I just got an e-mail that Lloyd Carr will be speaking at the School of Public Health on April 5th at 3:30 PM in the SPH II Auditorium. He joins Dr. Jeffrey Kutcher of the Michigan NeuroSport Program and Dr. David Sleet, Associate Director for Science, CDC National Injury Prevention and Control.
The talk is entitled "Play Smart: Injury Prevention on and off the Field" and is free and open to the public. They are requesting that if you plan on attending, you register here: http://www.sph.umich.edu/scr/playsmart/
Hope some of you can make it out for this! Go Blue!
A nice article at Rivals by Jonathon Chait that compares/contrasts the rushing attacks of Bo and Lloyd teams.
I think most on this site realize that Carr's teams were featured the passing game. He also noted how Bo was fond of the WVU option attack.
Which era do most people beleive to be old fashioned Michigan football?
It's a free article.
I haven't seen anyone mention this yet, but maybe I didn't look hard enough.
The College Football HOF Ballot was released today.
Among the long list:
Don Dufek, Michigan, Defensive Back, 1973-75
Curtis Greer, Michigan, Defensive Tackle, 1976-79
Robert Lytle, Michigan, Running Back, 1974-76
Lloyd Carr – Michigan (1995-2007); with a 122-40-0 record (.753)
I was listening to The Friday Big Show with Jim and Al on WTKA yesterday. Near the end of the show they were talking about Brady Hoke going up against San Diego State later this year. This led to a brief conversation about coaches going up against their former team.
Jim Stark mentioned that he thought one of the great ironies of coaching was when Central Michigan visited Michigan Stadium and former CMU head coach Herb Deromedi, who according to Stark "was the assistant coach at Michigan the last two years of his career," was on the sideline in his Michigan blue going up against his former team.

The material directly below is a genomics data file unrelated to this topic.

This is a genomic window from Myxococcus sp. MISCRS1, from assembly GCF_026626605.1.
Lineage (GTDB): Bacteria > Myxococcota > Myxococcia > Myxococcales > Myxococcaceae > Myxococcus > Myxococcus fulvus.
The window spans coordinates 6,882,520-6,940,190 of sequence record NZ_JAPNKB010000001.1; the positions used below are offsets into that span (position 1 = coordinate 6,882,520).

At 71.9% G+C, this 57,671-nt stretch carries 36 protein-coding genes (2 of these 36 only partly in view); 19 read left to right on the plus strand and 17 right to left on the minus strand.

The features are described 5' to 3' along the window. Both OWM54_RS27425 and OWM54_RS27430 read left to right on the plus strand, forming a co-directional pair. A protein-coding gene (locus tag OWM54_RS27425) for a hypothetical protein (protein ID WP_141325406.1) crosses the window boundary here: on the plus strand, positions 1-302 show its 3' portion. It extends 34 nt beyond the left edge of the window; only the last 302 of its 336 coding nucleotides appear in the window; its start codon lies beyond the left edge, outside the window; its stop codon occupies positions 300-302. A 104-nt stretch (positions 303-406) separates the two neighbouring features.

Does anybody actually remember Herb Deromedi doing any coaching for Michigan?
Not that it's the be-all and end-all, but Deromedi's Wikipedia page does not have Michigan on his coaching record. It lists that he was an assistant at CMU from '67 to '77 and HC from '78 -'93. It says that he was also the AD for CMU from '94 to '06. Michigan and CMU have only played three times in their history -- 1931, 2003, and 2006. He was still employed by CMU in 2003, so if this actually occurred, it would have had to have happened during the 2006 season, maybe after he retired as CMU's AD?
A quick check of the records on U-M's Bentley Historical Library website shows no record of Deromedi as a coach on either the 2006 or 2007 team. I suppose, however, that it's possible Deromedi served as a volunteer assistant on those teams -- maybe as a favor to Lloyd Carr and Mike DeBord, with whom I believe he was good friends. If that's the case, then maybe that's why he is not listed anywhere as an official U-M coach.
I don't know myself, so I'm wondering if anyone can confirm the plausibility of Mr. Stark's story, or if he is just, as former WTKA host Doug Karsch likes to say, full of poi.
If Bo Schembechler was Bo;
And Gary Moeller was Mo;
Then Lloyd Carr was Lo (I thought people were straining when going there);
Is Brady Hoke going to be called Ho?
Or will the tradtion of making Bo lineage coaches have a nickname that rhymes with Bo die a merciful death?